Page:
The full title of this section is The Frame, as against the Flashback. Following up on the previous section, Hills demonstrates how two different techniques — the fame and the flashback — relate to sequence, causality and juxtaposition.
As Hills notes, everyone knows what a flashback is from watching movies:
The screen ripples over, music ripples up, and we drop back in time for a sequence of action that “explains” why a character is the way he is or gives the “background” of the situation that exists “now” in the movie.
A flashback can function in one of two ways: as an explanation of something already disclosed, or as foreshadowing of something yet to come. Conceivably both goals can be met in an artful flashback, where the sequence both resolves and introduces elements of a story. Billy is forty years old and hates dogs: flash back to Billy as a boy being terrorized by his grandmother’s Poodle. Here an aspect of character is the motivation for the flashback, but that aspect could spill over into plot (Billy is a burglar regularly confronted by guard dogs), or introduce new characters or plot elements (the grandmother, who owns a warehouse Billy intends to rob).
In every story aspects of plot and character are expressed in cause-and-effect fashion. Flashbacks are useful in explaining the cause of an effect that is presented in the ‘now’ of a story. By the same token, a flashforward treats an event in the ‘now’ of a story as the cause, then flashes forward to show the effect. Driving home drunk one evening Billy intentionally swerves to hit a dog being walked by a young boy. Flashforward to Billy in prison, where one of the guards is the now-adult owner of the dog he hit.
Stories like A Christmas Carol and It’s a Wonderful Life make liberal use of both flashbacks and flashforwards, dramatizing cause-and-effect relationships both past and future. As to craft, the authorial decision to flash forward or back in a story is usually driven by two factors.
First is the scope of the story. If you plan to cover a character’s entire life you don’t need to flash back as a means of explaining something that happened early in life. On the other hand, if your story covers only a character’s later years, then in order to present that information you literally need to flash back in time. (As noted in the previous section with regard to Catch-22, you can also elect to tell a scope-limited story out of its natural chronological sequence, effectively creating a series of forward and/or backward time transitions purely for dramatic effect. This, however, is an artistic choice, not a demand of the story.)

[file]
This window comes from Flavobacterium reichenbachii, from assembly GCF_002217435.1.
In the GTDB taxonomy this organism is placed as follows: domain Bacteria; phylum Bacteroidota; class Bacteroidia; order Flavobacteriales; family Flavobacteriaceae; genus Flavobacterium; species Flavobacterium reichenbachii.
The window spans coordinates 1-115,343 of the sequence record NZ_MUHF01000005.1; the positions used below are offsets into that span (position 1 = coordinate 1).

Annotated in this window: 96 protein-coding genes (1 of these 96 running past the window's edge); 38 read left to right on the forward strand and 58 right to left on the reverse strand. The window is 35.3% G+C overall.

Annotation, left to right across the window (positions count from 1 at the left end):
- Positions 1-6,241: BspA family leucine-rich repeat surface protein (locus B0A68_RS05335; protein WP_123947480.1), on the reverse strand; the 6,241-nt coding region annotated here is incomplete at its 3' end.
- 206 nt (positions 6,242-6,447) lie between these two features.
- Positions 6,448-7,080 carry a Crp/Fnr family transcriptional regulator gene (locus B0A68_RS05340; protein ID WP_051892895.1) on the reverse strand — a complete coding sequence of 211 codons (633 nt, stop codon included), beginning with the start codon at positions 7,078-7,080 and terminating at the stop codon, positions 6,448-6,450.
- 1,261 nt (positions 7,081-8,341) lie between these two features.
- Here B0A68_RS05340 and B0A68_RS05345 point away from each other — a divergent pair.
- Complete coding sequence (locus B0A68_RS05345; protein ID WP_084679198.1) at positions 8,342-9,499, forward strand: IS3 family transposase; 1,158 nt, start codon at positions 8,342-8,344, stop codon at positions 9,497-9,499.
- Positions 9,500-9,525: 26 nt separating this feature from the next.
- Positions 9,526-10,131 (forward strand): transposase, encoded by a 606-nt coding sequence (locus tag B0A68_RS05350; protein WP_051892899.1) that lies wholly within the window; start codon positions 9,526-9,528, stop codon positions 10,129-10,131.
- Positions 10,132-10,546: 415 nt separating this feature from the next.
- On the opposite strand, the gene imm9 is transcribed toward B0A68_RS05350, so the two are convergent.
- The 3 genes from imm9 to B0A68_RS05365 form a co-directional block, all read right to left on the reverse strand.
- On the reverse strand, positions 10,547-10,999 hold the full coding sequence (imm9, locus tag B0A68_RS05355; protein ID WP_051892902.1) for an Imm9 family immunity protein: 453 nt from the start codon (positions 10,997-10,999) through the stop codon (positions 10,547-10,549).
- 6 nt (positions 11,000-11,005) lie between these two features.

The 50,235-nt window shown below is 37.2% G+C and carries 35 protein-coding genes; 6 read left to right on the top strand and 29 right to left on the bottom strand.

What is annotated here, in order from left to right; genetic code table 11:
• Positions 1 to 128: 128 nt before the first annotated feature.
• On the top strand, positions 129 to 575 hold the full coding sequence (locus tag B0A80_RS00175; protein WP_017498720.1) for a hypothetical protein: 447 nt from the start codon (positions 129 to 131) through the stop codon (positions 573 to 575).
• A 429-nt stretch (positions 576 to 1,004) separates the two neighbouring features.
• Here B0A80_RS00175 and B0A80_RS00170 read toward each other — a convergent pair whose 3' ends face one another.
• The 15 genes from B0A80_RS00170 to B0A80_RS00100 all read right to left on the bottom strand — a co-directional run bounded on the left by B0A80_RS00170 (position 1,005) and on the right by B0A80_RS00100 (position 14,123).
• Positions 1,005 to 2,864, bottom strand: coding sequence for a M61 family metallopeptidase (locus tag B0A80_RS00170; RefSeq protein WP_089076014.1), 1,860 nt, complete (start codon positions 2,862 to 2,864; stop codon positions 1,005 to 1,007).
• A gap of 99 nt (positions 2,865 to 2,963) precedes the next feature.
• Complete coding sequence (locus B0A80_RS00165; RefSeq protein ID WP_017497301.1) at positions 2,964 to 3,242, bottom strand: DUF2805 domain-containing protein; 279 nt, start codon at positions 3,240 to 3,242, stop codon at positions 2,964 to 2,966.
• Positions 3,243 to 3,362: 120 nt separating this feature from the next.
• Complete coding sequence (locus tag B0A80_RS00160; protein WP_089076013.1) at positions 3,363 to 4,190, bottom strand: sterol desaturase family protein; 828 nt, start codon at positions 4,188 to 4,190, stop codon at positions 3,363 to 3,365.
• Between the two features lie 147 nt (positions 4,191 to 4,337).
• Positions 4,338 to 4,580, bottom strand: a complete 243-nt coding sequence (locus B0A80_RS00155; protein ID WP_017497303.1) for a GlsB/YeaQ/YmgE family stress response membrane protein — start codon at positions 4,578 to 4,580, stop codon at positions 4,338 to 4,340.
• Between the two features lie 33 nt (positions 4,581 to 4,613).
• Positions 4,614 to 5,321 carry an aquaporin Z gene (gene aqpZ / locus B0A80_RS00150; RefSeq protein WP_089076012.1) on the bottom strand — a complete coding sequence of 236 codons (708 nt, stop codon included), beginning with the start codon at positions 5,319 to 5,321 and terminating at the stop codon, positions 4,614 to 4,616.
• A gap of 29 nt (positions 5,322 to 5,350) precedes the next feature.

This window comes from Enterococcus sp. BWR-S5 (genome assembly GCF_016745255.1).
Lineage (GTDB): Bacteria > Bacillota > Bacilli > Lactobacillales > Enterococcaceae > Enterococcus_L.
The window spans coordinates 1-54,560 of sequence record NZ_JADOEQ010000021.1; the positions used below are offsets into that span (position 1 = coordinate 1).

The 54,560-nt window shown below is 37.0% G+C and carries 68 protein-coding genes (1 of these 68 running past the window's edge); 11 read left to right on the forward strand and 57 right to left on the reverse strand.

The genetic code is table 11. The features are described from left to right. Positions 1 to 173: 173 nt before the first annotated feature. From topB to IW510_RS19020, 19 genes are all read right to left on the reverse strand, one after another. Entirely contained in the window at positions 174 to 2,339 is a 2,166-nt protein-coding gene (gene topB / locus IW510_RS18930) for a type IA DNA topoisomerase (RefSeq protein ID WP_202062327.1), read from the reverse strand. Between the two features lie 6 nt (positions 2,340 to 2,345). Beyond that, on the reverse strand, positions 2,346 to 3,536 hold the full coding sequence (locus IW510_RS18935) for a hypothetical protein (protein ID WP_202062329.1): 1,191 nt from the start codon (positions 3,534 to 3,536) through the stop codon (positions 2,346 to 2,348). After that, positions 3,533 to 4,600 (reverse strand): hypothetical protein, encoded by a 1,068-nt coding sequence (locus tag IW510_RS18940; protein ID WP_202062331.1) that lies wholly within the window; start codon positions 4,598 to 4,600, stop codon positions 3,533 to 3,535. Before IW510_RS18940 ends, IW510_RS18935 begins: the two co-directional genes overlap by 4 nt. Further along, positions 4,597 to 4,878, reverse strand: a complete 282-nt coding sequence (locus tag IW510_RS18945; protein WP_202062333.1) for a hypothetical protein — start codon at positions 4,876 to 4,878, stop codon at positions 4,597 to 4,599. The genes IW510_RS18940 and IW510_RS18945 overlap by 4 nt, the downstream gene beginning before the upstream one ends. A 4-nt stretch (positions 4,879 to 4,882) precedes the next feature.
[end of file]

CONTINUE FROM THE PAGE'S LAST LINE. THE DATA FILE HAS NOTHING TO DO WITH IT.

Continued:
The second consideration is whether the information you want to pass along demands dramatization. If it does, then you’ve obligated yourself to a flashback. If it doesn’t there are simpler ways to deliver such information without transitioning out of time. In third person: “Billy hated dogs. Every summer for six straight years he was terrorized by his grandmother’s poodle, until finally….” In first person: “‘I hate dogs. Every summer my parents sent me to stay with my grandmother and she had this spastic, hateful poodle named Pepper. I hate pepper now, too….”
As a general rule I think flashbacks and flashforwards should be mission-critical to a story. If not, the relevant information should be dispensed in some other way. It’s easy to be clever with transitions in time, but in my experience as a reader a little cleverness goes a long way, while a lot of cleverness tends to overpower everything else. (Another reason Catch-22 succeeds: for all its complexities it is also hilarious. And as a general rule, audiences will forgive anything in pursuit of a laugh.)
Where a flashback (or flashforward) can theoretically appear almost anywhere in a story, a frame is structural:
The method here is to set a story inside another story that enhances it, or the other way around — or both ways is what I really mean, I guess. In the classic or cliche form of the frame, you have a group of characters discussing a matter until one of them says he’ll tell a tale that seems relevant, the tale follows, then the group discusses it.
As Hills notes, it sounds “dopy,” but it’s actually a powerful structure that can employed for a variety of narrative ends. Whether dramatizing context or helping to introduce and ground the voice and point of view of a narrator, the frame has much to recommend it. (Now that you know what a frame is, you’ll see it used everywhere.)
It’s probably also worth noting that a frame is simply the inevitable result of expanding a flashback until it becomes dominant. A flashback (or flashforward) is usually small in proportion to the “now” of a story. In a frame the story-within-a-story is all flashback while the “now” is the part at the beginning and end and that introduces and concludes the flashback. (I’m sure there are also stories in which the framed part is actually a flashforward, but the same proportional relationship holds.)
If you’ve ever run across advice that says a story should never start with a flashback, now you know why. Not only does it make it impossible to establish the “now” of a story, it makes it impossible to know whether or not the subsequent transition to “now” is part of a frame or not. Again, a little cleverness goes a long way, and starting a story with a flashback is cleverness run amok. (Here I also lump in all introductory flashforwards, where the story begins with an explosion or murder or sex scene to get the audience hooked by cheap mystery, only to then “flash back” to “now” in order to set up the context for the story. Yes, I’m looking at you, Michael Clayton.)
Next up: Pattern in Plot.
— Mark Barrett